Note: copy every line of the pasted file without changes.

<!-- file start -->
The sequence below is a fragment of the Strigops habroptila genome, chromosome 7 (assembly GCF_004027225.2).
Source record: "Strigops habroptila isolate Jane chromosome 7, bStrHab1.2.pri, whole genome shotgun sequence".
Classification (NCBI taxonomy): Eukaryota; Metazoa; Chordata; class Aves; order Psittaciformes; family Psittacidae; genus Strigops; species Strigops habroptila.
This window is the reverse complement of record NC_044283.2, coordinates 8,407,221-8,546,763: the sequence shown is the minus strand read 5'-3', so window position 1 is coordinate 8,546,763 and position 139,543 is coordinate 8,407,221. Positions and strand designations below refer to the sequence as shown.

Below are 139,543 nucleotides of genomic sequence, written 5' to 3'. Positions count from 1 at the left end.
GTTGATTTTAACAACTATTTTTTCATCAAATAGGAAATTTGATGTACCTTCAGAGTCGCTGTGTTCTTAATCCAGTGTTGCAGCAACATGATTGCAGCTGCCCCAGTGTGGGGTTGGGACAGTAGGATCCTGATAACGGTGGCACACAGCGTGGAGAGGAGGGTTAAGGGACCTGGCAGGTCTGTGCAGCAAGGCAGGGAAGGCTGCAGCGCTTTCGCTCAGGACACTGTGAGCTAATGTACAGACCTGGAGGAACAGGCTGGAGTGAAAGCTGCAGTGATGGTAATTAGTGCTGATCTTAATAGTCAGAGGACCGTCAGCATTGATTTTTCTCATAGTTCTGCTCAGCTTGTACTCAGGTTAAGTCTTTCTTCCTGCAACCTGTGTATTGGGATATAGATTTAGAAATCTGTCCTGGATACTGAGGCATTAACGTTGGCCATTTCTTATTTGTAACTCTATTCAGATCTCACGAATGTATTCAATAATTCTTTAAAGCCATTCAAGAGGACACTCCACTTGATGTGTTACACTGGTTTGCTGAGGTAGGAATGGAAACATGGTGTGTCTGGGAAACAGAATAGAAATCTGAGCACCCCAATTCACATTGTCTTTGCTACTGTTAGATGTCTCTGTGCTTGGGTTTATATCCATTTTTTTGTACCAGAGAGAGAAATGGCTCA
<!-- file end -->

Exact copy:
The sequence below is a fragment of the Strigops habroptila genome, chromosome 7 (assembly GCF_004027225.2).
Source record: "Strigops habroptila isolate Jane chromosome 7, bStrHab1.2.pri, whole genome shotgun sequence".
Classification (NCBI taxonomy): Eukaryota; Metazoa; Chordata; class Aves; order Psittaciformes; family Psittacidae; genus Strigops; species Strigops habroptila.
This window is the reverse complement of record NC_044283.2, coordinates 8,407,221-8,546,763: the sequence shown is the minus strand read 5'-3', so window position 1 is coordinate 8,546,763 and position 139,543 is coordinate 8,407,221. Positions and strand designations below refer to the sequence as shown.

Below are 139,543 nucleotides of genomic sequence, written 5' to 3'. Positions count from 1 at the left end.
GTTGATTTTAACAACTATTTTTTCATCAAATAGGAAATTTGATGTACCTTCAGAGTCGCTGTGTTCTTAATCCAGTGTTGCAGCAACATGATTGCAGCTGCCCCAGTGTGGGGTTGGGACAGTAGGATCCTGATAACGGTGGCACACAGCGTGGAGAGGAGGGTTAAGGGACCTGGCAGGTCTGTGCAGCAAGGCAGGGAAGGCTGCAGCGCTTTCGCTCAGGACACTGTGAGCTAATGTACAGACCTGGAGGAACAGGCTGGAGTGAAAGCTGCAGTGATGGTAATTAGTGCTGATCTTAATAGTCAGAGGACCGTCAGCATTGATTTTTCTCATAGTTCTGCTCAGCTTGTACTCAGGTTAAGTCTTTCTTCCTGCAACCTGTGTATTGGGATATAGATTTAGAAATCTGTCCTGGATACTGAGGCATTAACGTTGGCCATTTCTTATTTGTAACTCTATTCAGATCTCACGAATGTATTCAATAATTCTTTAAAGCCATTCAAGAGGACACTCCACTTGATGTGTTACACTGGTTTGCTGAGGTAGGAATGGAAACATGGTGTGTCTGGGAAACAGAATAGAAATCTGAGCACCCCAATTCACATTGTCTTTGCTACTGTTAGATGTCTCTGTGCTTGGGTTTATATCCATTTTTTTGTACCAGAGAGAGAAATGGCTCA